You know a performance has hit the right note when a 10-year-old spontaneously throws his hands in the air in time with the performers and says: “That looks fun!” And it is.
Even if you can’t immediately put a name to the tune, you will likely recognise the popular score of Vivaldi’s Four Seasons, and this interpretation from Trinity Laban Conservatoire of Music and Dance is immersive in transporting us through the turning cycle of the year.
The staging of the concert, in the atrium of the Stoller Hall, provides an intimate setting – so close it feels like we are sat in an orchestra pit. But again, it is not your usual orchestra pit, because the performers move around, bringing a fluidity, freedom, and narrative to the performance.
This liberation of the musicians from their music stands and scores is emphasised in the costumes. Most are barefoot and there is a playfulness in creating characters through something as simple, yet evocative, as wearing a headband with two dangling socks for ears and painting a black dot on the end of the nose to become a sheepdog.
The four 18th century concerti are shaped by explanatory sonnets, which precede each movement. These are read by Nic Pendlebury (curator of the evening), who acts as both conductor and narrator. Each line of text is cross-referenced to a specific musical phrase and here the story element is given vivid expression through movement of the musicians, a trio of dancers and the addition of natural soundscapes.
It is an absorbing experience and a terrific showcase for the young talent, with a different soloist taking centre stage for each movement of each concerto. How they manage to keep playing so perfectly and passionately while riding on a dancer’s shoulders or having huge fans blow music scores all around them is a wonder.
After a break, the mood shifts for the second piece which is a new work from one of the Conservatoire’s alumni, Hollie Harding. Melting, Shifting, Liquid World, written for electric viola soloist, Nic Pendlebury and the Trinity Laban String Ensemble, was produced as part of Harding’s PhD practice and first performed in 2019 on the Great Map at the National Maritime Museum, in Greenwich.
This second piece stays on the same natural world theme, but here we’re invited to imagine what the seasons could become if we don’t do more to tackle the pressing issues of plastic pollution and climate change. Harding’s is an experimental, multi-layered, boundary-pushing piece which draws on the emotional power of music to elicit a political response.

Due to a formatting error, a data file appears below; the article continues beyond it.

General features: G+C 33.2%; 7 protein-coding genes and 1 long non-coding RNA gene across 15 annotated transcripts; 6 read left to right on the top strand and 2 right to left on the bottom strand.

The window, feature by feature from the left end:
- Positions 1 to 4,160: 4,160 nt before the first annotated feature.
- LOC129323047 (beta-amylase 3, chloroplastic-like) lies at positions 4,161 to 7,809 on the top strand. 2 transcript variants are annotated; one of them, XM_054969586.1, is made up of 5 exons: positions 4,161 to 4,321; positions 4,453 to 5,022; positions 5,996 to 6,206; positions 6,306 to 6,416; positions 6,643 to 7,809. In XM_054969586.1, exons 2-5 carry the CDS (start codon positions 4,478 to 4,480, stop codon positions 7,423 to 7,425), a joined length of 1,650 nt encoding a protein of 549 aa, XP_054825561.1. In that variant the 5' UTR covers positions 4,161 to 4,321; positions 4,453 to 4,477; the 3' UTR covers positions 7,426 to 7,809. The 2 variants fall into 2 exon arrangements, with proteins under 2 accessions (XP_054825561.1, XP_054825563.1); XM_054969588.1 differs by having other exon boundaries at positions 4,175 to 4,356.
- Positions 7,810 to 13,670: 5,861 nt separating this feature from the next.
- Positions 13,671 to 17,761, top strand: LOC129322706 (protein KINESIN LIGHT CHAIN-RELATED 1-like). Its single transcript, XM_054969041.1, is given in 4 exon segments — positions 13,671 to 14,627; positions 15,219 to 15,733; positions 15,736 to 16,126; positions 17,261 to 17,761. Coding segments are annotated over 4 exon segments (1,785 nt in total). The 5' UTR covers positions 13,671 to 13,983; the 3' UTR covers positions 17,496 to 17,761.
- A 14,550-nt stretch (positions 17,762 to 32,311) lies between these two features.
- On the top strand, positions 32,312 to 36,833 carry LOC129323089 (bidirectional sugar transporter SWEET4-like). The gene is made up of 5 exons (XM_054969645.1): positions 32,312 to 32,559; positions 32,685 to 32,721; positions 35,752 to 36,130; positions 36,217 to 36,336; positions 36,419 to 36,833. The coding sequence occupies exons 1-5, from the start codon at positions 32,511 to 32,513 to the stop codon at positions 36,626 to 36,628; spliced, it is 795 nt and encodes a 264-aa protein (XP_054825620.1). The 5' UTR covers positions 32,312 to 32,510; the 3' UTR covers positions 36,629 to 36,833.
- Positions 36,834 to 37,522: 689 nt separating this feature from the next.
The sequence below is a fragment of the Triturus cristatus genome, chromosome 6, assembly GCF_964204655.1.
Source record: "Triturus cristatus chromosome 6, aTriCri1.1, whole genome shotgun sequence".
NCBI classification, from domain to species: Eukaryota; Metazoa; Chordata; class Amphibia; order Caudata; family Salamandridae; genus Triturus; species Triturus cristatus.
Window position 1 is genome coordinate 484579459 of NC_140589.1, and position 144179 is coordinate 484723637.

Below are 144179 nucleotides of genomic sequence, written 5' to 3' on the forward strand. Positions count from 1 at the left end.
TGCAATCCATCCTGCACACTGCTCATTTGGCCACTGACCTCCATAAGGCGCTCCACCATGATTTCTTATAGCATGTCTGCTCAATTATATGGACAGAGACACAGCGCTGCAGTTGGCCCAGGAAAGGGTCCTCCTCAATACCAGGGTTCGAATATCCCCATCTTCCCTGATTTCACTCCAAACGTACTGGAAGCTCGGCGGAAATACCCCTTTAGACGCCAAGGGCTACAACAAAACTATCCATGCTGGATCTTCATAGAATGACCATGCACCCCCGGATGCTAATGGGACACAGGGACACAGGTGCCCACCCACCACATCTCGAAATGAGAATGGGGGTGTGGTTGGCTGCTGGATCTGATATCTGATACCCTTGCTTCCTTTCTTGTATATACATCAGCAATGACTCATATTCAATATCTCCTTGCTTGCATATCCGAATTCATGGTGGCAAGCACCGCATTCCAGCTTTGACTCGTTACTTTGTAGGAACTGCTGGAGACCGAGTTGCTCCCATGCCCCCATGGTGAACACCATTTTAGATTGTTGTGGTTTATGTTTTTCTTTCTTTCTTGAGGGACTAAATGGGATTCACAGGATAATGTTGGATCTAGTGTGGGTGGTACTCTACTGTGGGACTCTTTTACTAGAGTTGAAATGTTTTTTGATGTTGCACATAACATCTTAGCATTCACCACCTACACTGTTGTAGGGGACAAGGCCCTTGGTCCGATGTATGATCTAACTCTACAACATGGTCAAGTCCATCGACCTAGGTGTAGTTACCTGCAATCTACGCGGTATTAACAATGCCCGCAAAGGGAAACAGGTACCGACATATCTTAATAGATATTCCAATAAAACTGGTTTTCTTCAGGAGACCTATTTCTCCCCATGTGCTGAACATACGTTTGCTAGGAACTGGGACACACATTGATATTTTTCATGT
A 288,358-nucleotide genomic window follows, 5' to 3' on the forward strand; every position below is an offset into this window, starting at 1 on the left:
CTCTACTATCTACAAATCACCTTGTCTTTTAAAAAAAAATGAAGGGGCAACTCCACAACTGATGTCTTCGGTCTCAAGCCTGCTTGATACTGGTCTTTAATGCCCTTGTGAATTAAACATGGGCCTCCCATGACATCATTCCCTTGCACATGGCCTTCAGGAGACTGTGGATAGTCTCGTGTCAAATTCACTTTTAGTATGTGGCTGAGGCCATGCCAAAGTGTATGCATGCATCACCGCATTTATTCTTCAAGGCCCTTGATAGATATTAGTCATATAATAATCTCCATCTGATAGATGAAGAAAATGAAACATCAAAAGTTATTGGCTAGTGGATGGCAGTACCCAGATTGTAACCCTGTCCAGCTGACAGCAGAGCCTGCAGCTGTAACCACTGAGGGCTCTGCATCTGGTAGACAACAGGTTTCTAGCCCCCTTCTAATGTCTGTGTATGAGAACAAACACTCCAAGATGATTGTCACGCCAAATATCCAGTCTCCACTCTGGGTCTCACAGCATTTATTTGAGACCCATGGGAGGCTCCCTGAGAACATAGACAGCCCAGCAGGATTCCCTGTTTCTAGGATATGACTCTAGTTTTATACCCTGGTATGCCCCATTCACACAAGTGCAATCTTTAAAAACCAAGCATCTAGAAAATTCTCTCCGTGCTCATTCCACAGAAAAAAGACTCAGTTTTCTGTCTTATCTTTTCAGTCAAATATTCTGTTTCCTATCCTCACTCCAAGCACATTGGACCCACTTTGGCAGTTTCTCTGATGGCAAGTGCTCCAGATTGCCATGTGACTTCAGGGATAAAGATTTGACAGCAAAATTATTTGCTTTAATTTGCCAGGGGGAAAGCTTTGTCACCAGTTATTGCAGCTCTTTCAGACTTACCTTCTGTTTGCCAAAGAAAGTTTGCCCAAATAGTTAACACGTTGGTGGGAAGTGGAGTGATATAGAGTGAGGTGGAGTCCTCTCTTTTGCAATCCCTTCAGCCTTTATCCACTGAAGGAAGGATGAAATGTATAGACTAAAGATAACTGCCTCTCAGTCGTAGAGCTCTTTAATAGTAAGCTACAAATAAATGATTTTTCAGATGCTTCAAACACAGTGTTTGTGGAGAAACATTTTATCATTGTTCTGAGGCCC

Pendlebury, on electric viola, leads the performance from a small podium at the centre, with the ensemble of musicians surrounding, spread through the building’s atrium space. The immersion of the first half goes deeper in this piece with the audience invited to move around the musicians during the performance. And there is a further layer of complexity with each audience member wearing bone-conducting headphones, which allows a pre-recorded soundscape including field recordings of Arctic Sea ice to be played, while simultaneously allowing ears to be open to the sounds of the music playing in the hall.
The theme of climate change is one all ages can relate to, and the same 10-year-old who responded joyously to the first part, is intrigued by the second – noticing how the step-ladder bird perches of the first have become ice-bergs; the costumes trail with ripped plastic packaging, and each instrument brings its unique sound to the whole.
There’s a lot going on and it is interesting to watch the various audience responses with some choosing to continuously move around the performance space, others looking in from just outside it, and others standing inside the ring of musicians but remaining in one spot with their eyes closed to get the full impact of the music. The result is very much an experience as opposed to a performance, which echoes the central message of the piece that we are all part of and have a responsibility for our environment. A thought-provoking evening that reminds us of the power of music to inspire change.
The next event in the season is on April 7 and is an evening of folk music and film inspired by the ghost owl.